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Government and Political Roundup: Legislation being drafted to end voter registration on Election Day

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Government and Political Roundup: Legislation being drafted to end voter registration on Election Day
Ellsworth Wisconsin 126 S. Chestnut St. 54011

Two Republican state lawmakers say they're drafting a bill to end voter registration at the polls on Election Day. Representative Joel Kleefisch of Oconomowoc and Senator Alberta Darling of River Hills asked their colleagues yesterday to co-sponsor the measure. Governor Scott Walker brought up the idea last month when he told a California audience that he favored ending Wisconsin's 36-year-old practice of same-day registration. But yesterday, Walker told reporters that expanding the economy is a bigger priority - and opponents had turned his voter registration comments into a quote, "ridiculous issue." Kleefisch said he had been working on a bill in the last session to end same-day registration. He agreed that jobs are more important at the moment - but he said it's also vital to ensure a fair vote. Kleefisch said there's a better chance for fraud with same-day registrations - which supporters of the practice dispute. Yesterday, Milwaukee Democrats and their supporters got together to urge Walker to drop the subject. Mayor Tom Barrett said those who were unhappy with the presidential results are trying to change the voting rules. And he called it a "significant, orchestrated national attack." Senate Democratic leader Chris Larson said any election rule changes should get support from both parties. Otherwise he said the public will quote, "view it for what it is - tilting the table to one side or the other." But state G-O-P Senate President Mike Ellis says there's not an agreement among Republicans in his chamber to end same-day registration. And Ellis said his members would most likely keep their focus on the economy.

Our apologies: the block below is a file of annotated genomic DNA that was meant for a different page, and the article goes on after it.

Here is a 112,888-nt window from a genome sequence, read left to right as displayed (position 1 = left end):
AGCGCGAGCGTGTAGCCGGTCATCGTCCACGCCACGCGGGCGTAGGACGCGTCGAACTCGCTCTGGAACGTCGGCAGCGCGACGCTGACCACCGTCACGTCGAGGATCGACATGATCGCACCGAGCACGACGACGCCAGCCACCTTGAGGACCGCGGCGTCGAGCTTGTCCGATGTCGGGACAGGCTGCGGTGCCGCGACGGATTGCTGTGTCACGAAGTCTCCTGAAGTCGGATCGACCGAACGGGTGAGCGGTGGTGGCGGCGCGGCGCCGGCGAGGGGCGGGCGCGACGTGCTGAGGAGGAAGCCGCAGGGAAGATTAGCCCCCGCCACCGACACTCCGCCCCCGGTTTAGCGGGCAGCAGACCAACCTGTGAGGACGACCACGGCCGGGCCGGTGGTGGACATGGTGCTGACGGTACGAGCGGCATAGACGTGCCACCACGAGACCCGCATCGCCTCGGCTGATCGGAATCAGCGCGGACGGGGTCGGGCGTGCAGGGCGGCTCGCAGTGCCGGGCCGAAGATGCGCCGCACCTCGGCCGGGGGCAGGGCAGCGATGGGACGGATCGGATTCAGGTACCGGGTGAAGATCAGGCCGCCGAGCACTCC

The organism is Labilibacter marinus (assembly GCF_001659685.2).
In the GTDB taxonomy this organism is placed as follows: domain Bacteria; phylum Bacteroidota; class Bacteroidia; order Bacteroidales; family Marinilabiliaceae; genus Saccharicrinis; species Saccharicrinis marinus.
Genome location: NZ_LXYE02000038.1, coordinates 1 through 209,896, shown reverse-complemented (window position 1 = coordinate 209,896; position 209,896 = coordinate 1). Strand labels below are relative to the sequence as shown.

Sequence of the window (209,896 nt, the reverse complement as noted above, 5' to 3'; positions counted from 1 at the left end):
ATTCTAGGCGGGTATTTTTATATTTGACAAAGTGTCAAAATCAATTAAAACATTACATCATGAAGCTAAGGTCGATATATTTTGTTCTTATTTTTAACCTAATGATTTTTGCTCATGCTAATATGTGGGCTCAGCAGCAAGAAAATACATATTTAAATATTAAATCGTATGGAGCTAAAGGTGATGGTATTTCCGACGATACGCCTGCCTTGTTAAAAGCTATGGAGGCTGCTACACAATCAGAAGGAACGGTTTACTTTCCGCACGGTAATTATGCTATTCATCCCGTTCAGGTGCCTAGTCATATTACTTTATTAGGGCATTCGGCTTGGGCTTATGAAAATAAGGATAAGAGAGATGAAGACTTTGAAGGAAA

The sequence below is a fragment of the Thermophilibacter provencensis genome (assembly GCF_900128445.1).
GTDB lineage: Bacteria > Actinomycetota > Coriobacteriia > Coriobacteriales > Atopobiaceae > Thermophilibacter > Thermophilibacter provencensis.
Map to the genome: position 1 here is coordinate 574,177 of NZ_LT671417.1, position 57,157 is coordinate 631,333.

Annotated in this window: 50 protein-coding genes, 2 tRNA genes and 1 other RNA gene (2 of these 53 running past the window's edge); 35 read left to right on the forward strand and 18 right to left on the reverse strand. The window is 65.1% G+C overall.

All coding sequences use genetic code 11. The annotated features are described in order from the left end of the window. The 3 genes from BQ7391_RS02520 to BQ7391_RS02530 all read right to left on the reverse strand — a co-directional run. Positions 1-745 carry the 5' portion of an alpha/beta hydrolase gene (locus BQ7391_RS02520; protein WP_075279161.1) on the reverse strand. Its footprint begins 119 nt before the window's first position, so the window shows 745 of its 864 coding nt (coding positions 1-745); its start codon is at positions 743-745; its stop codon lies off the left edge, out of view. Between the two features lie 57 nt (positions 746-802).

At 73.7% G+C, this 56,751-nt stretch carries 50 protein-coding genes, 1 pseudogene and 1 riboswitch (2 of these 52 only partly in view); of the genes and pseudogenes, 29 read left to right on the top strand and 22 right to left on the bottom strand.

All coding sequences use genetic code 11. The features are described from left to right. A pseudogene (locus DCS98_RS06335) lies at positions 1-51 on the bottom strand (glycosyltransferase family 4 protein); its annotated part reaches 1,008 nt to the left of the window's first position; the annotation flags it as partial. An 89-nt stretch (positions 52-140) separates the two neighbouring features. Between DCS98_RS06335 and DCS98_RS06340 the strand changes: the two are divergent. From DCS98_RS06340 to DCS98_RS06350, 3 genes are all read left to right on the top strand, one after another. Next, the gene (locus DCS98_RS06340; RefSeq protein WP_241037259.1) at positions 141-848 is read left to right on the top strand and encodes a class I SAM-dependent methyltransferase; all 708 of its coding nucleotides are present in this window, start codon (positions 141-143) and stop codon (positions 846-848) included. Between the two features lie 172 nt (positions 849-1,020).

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Governor Scott Walker now says he would try to stop his fellow Republicans from passing an Arizona-style immigration crackdown. Walker said yesterday it would be a huge distraction, at a time when lawmakers should focus on creating jobs and training workers to fill vacant private sector posts. This is the second time that Walker has flip-flopped on a Wisconsin immigration law. When he first ran for governor in 2010, he said he had serious concerns about the Arizona law - in which police are required to ask criminal suspects about their immigration status if the officers believe they're in the U-S illegally. Walker changed his mind a few days after his initial comments - and Assembly Republican Don Pridemore of Hartford introduced an Arizona-style crackdown in the most recent session. The bill never went anywhere - and Pridemore has not said whether he'll try passing it again in the new session which opens in January.

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Wisconsin farmers unwittingly let their state government keep a million dollars' worth of farmland preservation tax credits last year. The Agriculture Department said over two-thousand farm owners used the wrong forms to claim their credits - and as a result, they claimed about three-dollars less per acre than what they could have received. Keith Foye of the ag department said Dane County had the most under-claimed tax credit filings, with just over 500. Brown, Manitowoc, Sheboygan, Fond du Lac, Jefferson, Rock, Iowa, and Columbia counties also had significant amounts of unclaimed farmland credits. Farmers receive the tax breaks in exchange for keeping land in agricultural use, and following state soil-and-water conservation requirements. Over 15-thousand farmland owners collected a total of 19-million in preservation tax credits last year. Foye said those who entered into their agreements before July of 2009 should use Schedule F-C in claiming the credit this year. Those with agreements after July of '09 should use Schedule FC-A.

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